About three-quarters of respondents were also concerned about the slowing or stoppage of critical heart and brain research during the pandemic.

A separate Heart & Stroke online survey of 3,016 people living with a heart condition, stroke or vascular cognitive impairment, which took place March 23 to April 26, found that two-thirds of respondents had at least one medical appointment changed, delayed or cancelled during the pandemic.

When Paul King of Owen Sound, Ont., began feeling pain in his arms and a tightness in his chest during a hike last November, he stopped to do a Google search of his symptoms. Finding that they all appeared to be heart-related, Mr. King followed up with several virtual doctors’ appointments, which led to two stress tests and an angiogram. He learned that he had seven blockages in his arteries and would need bypass surgery.

While Mr. King’s coronary artery bypass graft, first scheduled for May 13, was delayed three times, he was still able to undergo surgery by month’s end. He described his time in hospital as a stressful stay that opened his eyes to the pressures on both health care workers and the health care system. Hospital rooms were cramped, sheets of protective plastic hung from two-by-fours, and exhausted health care workers clad in layers of personal protective equipment could be heard trying to bring in more staff.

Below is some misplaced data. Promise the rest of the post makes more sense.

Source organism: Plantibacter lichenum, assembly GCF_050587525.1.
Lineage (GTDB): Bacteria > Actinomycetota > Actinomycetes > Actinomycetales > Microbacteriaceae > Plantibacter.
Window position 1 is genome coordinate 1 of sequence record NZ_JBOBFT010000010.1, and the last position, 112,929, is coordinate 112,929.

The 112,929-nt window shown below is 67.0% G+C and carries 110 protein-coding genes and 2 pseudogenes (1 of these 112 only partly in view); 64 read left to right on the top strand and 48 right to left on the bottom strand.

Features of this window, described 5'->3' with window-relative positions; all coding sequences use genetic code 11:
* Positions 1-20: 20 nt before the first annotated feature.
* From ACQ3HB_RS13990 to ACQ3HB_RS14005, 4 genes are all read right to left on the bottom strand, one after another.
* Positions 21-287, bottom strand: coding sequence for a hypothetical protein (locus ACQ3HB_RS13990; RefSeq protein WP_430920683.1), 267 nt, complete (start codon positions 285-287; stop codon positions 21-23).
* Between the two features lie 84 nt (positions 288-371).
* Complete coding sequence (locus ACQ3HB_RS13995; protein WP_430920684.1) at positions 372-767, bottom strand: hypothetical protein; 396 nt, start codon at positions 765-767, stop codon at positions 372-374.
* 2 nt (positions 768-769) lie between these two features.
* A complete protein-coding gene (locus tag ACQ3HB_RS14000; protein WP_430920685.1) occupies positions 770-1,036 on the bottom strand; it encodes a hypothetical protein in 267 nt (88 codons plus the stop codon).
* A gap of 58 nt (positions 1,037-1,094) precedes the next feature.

“It was pretty nerve-racking at the time, in terms of, you really didn’t know if they were going to have the ability to even do [the surgery],” said Mr. King, 58. He is now in his fifth week of cardiac rehabilitation, and on Monday completed an 18-kilometre bike ride.

He said that two takeaways from his experience are that health care workers are owed respect and gratitude, and that people cannot be afraid to go to hospital if they require care.

“I was scared the whole time,” he said. “For sure there was COVID in the hospital when I was there. But don’t delay getting tested. Some things you have to go to the hospital for. Wear two masks, sanitize as much as you want. But don’t delay going to hospital.”